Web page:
Literature card game implementation: https://en.wikipedia.org/wiki/Literature_(card_game)
pip install literature. Built for Python 3.6.0.
>>> from literature import get_game, Card, Suit >>> import logging >>> logging.basicConfig(level=logging.INFO) >>> l = get_game(4) >>> l.turn Player 3 >>> l.players.hand_to_dict() Suit.CLUBS: [A of C, K of C] Suit.DIAMONDS: [2 of D, 10 of D, J of D, Q of D, K of D] Suit.HEARTS: [A of H, 5 of H, J of H] Suit.SPADES: [A of S, Q of S] >>> move = l.players.asks(l.players).to_give(Card.Name(3, Suit.DIAMONDS)) >>> l.commit_move(move) INFO:literature.literature:Failure: Player 3 requested the 3 of D from Player 2
Play against a model that I trained with:
>>> import literature >>> import logging >>> logging.basicConfig(level=logging.INFO) >>> literature.learning.play_against_model('literature/model_10000.out')
literature.py for documentation.
- The bots only consider asking for a
Cardthat they know a
Playerdoes not possess in the case that there are no other possible
Moves. I made this simplification because the initial training took too long otherwise.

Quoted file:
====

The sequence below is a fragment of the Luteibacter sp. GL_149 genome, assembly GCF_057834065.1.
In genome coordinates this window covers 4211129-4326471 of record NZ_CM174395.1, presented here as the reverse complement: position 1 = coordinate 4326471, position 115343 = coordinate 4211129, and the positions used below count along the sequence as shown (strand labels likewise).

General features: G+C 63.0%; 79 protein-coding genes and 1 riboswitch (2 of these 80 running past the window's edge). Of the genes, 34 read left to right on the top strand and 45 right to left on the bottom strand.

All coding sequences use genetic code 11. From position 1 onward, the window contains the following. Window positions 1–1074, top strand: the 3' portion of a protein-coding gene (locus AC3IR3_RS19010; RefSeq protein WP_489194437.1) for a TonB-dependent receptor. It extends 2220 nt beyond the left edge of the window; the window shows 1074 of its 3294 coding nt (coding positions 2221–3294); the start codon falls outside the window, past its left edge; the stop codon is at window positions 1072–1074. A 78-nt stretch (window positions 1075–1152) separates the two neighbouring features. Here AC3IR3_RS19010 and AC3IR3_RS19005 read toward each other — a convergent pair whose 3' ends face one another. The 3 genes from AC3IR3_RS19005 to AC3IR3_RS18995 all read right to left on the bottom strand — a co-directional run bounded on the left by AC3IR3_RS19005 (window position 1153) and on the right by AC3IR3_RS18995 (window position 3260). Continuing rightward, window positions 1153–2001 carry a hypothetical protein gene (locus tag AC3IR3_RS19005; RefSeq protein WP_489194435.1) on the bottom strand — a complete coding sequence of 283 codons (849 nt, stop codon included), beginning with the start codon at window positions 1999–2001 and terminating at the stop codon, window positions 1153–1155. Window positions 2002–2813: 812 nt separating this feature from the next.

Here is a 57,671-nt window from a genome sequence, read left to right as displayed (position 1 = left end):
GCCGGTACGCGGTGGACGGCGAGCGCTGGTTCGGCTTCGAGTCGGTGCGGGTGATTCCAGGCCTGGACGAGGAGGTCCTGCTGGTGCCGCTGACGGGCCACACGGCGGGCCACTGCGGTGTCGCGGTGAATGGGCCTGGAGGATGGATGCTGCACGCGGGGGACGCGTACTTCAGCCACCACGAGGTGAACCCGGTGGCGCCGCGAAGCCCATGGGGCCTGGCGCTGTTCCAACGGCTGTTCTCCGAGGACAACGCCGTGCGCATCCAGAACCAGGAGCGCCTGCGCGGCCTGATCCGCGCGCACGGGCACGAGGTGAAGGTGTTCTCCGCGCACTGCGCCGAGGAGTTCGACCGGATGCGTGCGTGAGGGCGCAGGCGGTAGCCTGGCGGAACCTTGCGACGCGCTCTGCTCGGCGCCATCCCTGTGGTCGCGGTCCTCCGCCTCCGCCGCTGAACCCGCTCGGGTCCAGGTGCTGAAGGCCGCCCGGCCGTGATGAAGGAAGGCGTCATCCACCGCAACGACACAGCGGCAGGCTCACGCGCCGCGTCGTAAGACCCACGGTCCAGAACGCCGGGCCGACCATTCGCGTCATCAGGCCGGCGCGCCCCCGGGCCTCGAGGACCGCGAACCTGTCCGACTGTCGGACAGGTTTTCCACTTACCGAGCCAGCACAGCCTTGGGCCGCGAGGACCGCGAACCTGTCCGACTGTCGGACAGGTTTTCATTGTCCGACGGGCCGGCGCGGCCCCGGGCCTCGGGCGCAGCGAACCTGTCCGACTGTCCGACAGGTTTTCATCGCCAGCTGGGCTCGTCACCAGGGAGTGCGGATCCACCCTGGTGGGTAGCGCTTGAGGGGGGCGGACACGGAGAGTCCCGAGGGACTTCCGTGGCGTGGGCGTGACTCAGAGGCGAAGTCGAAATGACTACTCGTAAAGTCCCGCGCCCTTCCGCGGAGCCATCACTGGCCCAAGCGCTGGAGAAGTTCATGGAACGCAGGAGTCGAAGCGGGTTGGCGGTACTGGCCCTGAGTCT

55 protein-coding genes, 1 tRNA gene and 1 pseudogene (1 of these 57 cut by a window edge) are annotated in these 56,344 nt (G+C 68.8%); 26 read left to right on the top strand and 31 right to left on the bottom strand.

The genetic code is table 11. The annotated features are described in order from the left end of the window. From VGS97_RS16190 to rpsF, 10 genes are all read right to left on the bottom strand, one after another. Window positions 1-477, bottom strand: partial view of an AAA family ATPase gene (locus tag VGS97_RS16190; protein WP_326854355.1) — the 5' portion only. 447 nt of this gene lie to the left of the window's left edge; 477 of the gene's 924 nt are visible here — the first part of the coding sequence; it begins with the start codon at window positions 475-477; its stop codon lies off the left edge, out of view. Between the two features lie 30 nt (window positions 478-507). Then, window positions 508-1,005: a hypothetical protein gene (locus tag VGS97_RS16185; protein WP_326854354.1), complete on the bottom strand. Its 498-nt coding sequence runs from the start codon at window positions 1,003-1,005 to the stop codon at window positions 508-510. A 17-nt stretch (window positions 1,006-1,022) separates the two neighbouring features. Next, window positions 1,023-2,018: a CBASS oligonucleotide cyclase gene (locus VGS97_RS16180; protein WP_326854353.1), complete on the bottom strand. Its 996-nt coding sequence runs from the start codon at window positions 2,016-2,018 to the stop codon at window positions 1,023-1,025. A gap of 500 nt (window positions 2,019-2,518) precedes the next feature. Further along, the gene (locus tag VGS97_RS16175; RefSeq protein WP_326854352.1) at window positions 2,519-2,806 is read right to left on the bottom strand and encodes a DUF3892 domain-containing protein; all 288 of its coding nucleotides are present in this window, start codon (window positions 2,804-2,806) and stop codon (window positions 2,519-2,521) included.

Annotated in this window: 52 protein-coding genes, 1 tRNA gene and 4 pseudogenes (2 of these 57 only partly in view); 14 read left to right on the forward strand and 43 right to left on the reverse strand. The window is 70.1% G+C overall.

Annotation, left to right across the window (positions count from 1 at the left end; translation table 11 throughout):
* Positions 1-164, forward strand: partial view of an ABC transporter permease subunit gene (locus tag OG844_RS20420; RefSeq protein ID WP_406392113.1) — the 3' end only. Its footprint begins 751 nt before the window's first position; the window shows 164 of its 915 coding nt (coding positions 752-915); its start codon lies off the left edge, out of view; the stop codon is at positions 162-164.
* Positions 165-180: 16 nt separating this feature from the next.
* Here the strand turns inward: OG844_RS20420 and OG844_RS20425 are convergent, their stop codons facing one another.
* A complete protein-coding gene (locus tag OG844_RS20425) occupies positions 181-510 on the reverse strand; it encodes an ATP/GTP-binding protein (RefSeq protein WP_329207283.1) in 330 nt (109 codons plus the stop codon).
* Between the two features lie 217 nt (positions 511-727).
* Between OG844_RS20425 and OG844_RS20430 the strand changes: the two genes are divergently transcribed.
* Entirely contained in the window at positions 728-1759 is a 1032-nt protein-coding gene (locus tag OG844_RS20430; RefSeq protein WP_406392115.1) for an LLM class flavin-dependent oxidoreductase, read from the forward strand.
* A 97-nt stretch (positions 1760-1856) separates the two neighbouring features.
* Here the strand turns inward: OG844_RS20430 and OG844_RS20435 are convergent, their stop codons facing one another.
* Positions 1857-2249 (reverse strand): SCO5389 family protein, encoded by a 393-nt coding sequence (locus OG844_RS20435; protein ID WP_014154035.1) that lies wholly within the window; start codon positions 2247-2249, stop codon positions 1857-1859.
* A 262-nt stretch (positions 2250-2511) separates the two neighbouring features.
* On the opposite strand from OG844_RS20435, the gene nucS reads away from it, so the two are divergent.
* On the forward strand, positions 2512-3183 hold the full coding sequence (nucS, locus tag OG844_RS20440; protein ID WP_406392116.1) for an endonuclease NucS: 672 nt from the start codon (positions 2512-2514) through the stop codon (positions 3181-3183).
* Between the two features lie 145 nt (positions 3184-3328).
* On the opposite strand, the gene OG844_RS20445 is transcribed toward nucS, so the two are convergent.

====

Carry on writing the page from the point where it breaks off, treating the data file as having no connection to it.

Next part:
- The game state for a given
Playerencodes what that
Playerknows that all other
Playersknow about each other's hands, but I don't encode any levels further than that. For example, the game state for
Player idoesn't encode what
Player jknows that
Player kknows that
- I chose not to represent this because it vastly increases the dimensionality of the problem, and I don't think that the information is particularly valuable.
- During training, the bots will occasionally get caught in an infinite loop. To mitigate this, I add noise to the scores for each move and kill games after 200 moves.
- I'm only training the bots for games of four right now. The code can be easily adapted to work for a different number of players.